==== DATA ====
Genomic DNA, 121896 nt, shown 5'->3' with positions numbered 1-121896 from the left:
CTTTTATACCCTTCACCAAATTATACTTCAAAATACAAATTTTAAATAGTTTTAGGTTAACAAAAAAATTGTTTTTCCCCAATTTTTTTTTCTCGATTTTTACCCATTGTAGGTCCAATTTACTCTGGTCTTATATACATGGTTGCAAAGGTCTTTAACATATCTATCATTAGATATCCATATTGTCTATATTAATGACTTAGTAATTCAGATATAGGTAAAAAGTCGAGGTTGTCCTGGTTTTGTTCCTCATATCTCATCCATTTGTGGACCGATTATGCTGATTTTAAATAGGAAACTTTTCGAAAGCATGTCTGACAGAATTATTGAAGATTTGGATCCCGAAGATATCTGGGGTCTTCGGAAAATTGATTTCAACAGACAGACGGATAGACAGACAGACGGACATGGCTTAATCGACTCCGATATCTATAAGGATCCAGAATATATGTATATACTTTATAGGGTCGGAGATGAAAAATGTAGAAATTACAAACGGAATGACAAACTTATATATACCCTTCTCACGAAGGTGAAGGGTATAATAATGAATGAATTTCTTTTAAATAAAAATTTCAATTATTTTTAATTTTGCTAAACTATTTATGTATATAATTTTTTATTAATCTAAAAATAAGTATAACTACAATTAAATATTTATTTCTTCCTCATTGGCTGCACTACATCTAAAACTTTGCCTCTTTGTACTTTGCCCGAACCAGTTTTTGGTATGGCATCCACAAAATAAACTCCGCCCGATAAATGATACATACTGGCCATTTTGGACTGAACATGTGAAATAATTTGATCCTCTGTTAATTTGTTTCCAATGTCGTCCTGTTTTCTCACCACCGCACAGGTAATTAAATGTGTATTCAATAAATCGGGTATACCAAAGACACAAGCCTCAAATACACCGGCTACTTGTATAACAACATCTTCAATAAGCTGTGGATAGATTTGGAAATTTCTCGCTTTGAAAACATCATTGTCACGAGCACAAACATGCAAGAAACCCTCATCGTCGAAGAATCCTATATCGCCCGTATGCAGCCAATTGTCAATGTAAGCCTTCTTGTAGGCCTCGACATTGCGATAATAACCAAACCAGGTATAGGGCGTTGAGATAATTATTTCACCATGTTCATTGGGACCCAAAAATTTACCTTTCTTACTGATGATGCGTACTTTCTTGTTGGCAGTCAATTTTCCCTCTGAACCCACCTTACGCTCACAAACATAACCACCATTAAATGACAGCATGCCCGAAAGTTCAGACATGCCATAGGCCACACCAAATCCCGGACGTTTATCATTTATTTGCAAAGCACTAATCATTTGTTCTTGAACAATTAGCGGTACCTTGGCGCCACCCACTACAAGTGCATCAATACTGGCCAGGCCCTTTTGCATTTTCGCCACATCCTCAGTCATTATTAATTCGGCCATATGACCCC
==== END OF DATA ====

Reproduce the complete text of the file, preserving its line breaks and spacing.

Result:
Genomic DNA, 121896 nt, shown 5'->3' with positions numbered 1-121896 from the left:
CTTTTATACCCTTCACCAAATTATACTTCAAAATACAAATTTTAAATAGTTTTAGGTTAACAAAAAAATTGTTTTTCCCCAATTTTTTTTTCTCGATTTTTACCCATTGTAGGTCCAATTTACTCTGGTCTTATATACATGGTTGCAAAGGTCTTTAACATATCTATCATTAGATATCCATATTGTCTATATTAATGACTTAGTAATTCAGATATAGGTAAAAAGTCGAGGTTGTCCTGGTTTTGTTCCTCATATCTCATCCATTTGTGGACCGATTATGCTGATTTTAAATAGGAAACTTTTCGAAAGCATGTCTGACAGAATTATTGAAGATTTGGATCCCGAAGATATCTGGGGTCTTCGGAAAATTGATTTCAACAGACAGACGGATAGACAGACAGACGGACATGGCTTAATCGACTCCGATATCTATAAGGATCCAGAATATATGTATATACTTTATAGGGTCGGAGATGAAAAATGTAGAAATTACAAACGGAATGACAAACTTATATATACCCTTCTCACGAAGGTGAAGGGTATAATAATGAATGAATTTCTTTTAAATAAAAATTTCAATTATTTTTAATTTTGCTAAACTATTTATGTATATAATTTTTTATTAATCTAAAAATAAGTATAACTACAATTAAATATTTATTTCTTCCTCATTGGCTGCACTACATCTAAAACTTTGCCTCTTTGTACTTTGCCCGAACCAGTTTTTGGTATGGCATCCACAAAATAAACTCCGCCCGATAAATGATACATACTGGCCATTTTGGACTGAACATGTGAAATAATTTGATCCTCTGTTAATTTGTTTCCAATGTCGTCCTGTTTTCTCACCACCGCACAGGTAATTAAATGTGTATTCAATAAATCGGGTATACCAAAGACACAAGCCTCAAATACACCGGCTACTTGTATAACAACATCTTCAATAAGCTGTGGATAGATTTGGAAATTTCTCGCTTTGAAAACATCATTGTCACGAGCACAAACATGCAAGAAACCCTCATCGTCGAAGAATCCTATATCGCCCGTATGCAGCCAATTGTCAATGTAAGCCTTCTTGTAGGCCTCGACATTGCGATAATAACCAAACCAGGTATAGGGCGTTGAGATAATTATTTCACCATGTTCATTGGGACCCAAAAATTTACCTTTCTTACTGATGATGCGTACTTTCTTGTTGGCAGTCAATTTTCCCTCTGAACCCACCTTACGCTCACAAACATAACCACCATTAAATGACAGCATGCCCGAAAGTTCAGACATGCCATAGGCCACACCAAATCCCGGACGTTTATCATTTATTTGCAAAGCACTAATCATTTGTTCTTGAACAATTAGCGGTACCTTGGCGCCACCCACTACAAGTGCATCAATACTGGCCAGGCCCTTTTGCATTTTCGCCACATCCTCAGTCATTATTAATTCGGCCATATGACCCC